Effort to distribute masks this weekend commendable

Although hope is on the horizon with the rollout of the COVID-19 vaccine starting, it’s still critical to engage in pandemic safety practices, such as frequently washing hands, social distancing, and of course, wearing a mask.

And while many have debated about the effectiveness of mask-wearing throughout the pandemic, officials are emphasizing that the data is clear: wearing a mask properly does help prevent the spread of COVID-19.

For example, one study cited by the U.S. Centers for Disease Control and Prevention showed that use of masks onboard the USS Theodore Roosevelt was associated with a 70% reduced risk of COVID-19; another showed that, in a contact tracing investigation, those who reported wearing masks had a 70% lower risk of infection than those who did not.

Furthermore, research published by Beaumont Hospital in southeast Michigan also showed that mask-wearing was associated with lower levels of infection by COVID-19 and, among those infected, lower levels of symptoms, according to the Michigan Department of Health and Human Services.

Due to this, the Michigan Department of Health and Human Services has launched a ‘Mask Up, Mask Right’ campaign to get the word out.

“The science is now settled: Masks protect others from COVID — and they protect the wearer,” said MDHHS Director Robert Gordon in a statement. “It’s important to wear the right mask and wear it the right way. We want all Michiganders to ‘Mask Up, Mask Right’ as we continue to battle the virus in our state.”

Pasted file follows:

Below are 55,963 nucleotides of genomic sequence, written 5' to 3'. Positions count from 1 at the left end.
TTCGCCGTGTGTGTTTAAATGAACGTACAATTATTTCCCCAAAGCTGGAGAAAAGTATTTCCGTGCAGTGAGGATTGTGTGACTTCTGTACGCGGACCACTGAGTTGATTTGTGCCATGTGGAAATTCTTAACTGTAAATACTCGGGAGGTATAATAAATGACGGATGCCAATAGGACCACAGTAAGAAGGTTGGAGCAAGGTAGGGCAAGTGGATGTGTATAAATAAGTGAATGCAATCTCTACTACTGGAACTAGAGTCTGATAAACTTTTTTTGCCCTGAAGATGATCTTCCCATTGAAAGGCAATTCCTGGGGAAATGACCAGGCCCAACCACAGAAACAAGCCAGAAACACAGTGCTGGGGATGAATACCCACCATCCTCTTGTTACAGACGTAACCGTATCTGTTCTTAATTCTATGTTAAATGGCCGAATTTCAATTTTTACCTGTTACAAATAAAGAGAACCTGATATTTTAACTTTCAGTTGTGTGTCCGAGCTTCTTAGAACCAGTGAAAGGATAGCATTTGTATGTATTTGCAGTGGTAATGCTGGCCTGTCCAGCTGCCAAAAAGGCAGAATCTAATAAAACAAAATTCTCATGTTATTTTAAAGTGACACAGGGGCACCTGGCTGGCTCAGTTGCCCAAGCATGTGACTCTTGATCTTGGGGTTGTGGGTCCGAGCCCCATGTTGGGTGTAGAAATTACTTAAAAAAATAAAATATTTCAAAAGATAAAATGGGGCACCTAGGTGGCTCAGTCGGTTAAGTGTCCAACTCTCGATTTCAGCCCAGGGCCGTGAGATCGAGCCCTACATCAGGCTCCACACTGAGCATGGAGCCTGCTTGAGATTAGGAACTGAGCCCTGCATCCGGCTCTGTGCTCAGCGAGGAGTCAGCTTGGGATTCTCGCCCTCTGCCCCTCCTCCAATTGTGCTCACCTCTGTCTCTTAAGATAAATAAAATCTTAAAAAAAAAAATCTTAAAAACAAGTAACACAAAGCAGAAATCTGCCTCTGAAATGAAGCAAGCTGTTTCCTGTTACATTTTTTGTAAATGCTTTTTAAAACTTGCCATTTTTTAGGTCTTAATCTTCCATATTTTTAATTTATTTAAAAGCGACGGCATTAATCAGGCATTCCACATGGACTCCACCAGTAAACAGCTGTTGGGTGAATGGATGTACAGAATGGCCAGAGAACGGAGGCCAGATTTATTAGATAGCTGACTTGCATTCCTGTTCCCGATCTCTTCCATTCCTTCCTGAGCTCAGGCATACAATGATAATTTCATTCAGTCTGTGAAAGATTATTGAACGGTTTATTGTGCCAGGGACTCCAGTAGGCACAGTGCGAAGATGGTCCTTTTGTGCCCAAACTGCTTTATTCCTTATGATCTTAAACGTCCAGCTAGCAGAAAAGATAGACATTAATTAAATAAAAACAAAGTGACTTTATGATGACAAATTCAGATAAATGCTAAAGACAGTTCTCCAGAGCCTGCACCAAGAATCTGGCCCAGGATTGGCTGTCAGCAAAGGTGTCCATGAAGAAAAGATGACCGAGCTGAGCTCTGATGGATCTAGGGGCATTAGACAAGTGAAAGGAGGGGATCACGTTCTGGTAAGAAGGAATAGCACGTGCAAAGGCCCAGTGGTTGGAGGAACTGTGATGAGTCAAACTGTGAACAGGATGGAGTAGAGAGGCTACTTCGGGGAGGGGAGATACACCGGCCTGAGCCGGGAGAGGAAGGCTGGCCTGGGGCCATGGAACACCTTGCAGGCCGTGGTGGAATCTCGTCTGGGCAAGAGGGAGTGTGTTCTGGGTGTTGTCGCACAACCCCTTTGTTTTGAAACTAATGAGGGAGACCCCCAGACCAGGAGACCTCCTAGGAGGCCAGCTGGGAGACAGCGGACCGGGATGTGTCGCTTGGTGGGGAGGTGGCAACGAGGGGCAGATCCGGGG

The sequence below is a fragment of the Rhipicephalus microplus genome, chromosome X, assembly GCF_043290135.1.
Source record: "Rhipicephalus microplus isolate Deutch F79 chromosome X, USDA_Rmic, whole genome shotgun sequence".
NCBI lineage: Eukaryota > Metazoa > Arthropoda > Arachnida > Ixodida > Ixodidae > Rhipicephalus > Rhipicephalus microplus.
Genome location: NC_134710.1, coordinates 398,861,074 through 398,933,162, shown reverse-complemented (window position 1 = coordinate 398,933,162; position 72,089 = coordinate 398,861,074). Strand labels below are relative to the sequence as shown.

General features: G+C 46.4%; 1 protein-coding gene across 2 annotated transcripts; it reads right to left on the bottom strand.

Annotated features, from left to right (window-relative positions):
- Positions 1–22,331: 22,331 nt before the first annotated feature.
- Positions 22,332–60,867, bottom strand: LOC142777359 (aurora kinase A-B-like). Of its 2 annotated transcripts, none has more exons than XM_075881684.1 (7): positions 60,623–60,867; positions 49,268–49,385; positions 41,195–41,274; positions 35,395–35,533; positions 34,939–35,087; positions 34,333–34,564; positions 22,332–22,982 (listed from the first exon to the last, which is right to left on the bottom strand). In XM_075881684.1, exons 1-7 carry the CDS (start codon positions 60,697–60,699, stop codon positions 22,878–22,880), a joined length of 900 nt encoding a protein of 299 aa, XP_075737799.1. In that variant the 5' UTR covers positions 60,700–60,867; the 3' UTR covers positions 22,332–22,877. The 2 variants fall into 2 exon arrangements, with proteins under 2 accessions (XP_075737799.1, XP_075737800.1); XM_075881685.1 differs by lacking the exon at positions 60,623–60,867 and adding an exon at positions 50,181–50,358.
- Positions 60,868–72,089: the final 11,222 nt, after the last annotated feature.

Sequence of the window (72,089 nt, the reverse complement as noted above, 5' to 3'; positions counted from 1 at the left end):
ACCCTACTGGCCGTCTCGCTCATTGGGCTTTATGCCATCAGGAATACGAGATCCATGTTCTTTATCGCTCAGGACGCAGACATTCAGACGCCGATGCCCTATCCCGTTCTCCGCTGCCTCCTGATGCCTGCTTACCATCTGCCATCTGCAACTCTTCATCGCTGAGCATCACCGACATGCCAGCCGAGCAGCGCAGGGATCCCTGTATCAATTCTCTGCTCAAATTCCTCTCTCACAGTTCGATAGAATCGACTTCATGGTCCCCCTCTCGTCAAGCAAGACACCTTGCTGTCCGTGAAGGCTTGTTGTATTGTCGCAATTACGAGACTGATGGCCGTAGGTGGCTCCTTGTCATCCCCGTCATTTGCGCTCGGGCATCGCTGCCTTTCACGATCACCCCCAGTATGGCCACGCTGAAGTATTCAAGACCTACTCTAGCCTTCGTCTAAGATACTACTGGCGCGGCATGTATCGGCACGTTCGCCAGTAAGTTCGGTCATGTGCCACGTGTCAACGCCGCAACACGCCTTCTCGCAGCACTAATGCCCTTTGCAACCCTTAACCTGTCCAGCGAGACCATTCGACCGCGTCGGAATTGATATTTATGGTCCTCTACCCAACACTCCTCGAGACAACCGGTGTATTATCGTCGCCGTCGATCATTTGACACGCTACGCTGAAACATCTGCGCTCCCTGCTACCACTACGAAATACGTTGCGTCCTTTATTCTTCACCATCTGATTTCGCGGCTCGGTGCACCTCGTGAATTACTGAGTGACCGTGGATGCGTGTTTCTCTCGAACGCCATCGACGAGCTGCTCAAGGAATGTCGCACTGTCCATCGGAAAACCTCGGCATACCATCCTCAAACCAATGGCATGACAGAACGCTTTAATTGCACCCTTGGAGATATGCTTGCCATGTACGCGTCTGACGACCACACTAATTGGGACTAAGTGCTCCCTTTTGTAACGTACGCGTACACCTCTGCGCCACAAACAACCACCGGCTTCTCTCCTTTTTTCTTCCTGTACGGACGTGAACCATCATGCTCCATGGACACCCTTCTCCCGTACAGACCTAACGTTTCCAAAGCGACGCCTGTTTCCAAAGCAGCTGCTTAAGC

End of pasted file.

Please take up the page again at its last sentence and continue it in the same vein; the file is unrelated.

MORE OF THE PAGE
But was does masking right mean? Plenty of us, in well-intentioned moments, can have misunderstandings or slip-ups about proper mask-wearing practices.

According to the MDHHS, the correct way to mask up involves wearing one of three options of masks that provide stronger protection: three-layered washable cloth face coverings, medical-grade disposable masks or approved KN95 masks. It also includes wearing the approved mask correctly and having it secured over the nose and face, tightly fitting without gaps.

Officials also stressed that bandanas, gaiters and face shields without masks do not provide adequate protection for the wearer or others and are not recommended, so it’s time to swap those items out for a recommended form of mask.

And luckily, the United Way of Marquette County is partnering with Edward Jones in Ishpeming to distribute free cloth face masks to the community this weekend. From 10 a.m. to 2 p.m. today, anyone can get reusable cloth facemasks at the Edward Jones office at 662 Palms Avenue in Ishpeming.

We commend organizers for this effort and encourage you to pick up a mask if you need one. And perhaps most importantly, we urge you to practice wearing your mask frequently and correctly when you encounter people from outside your household, as you just might save a life by doing so.


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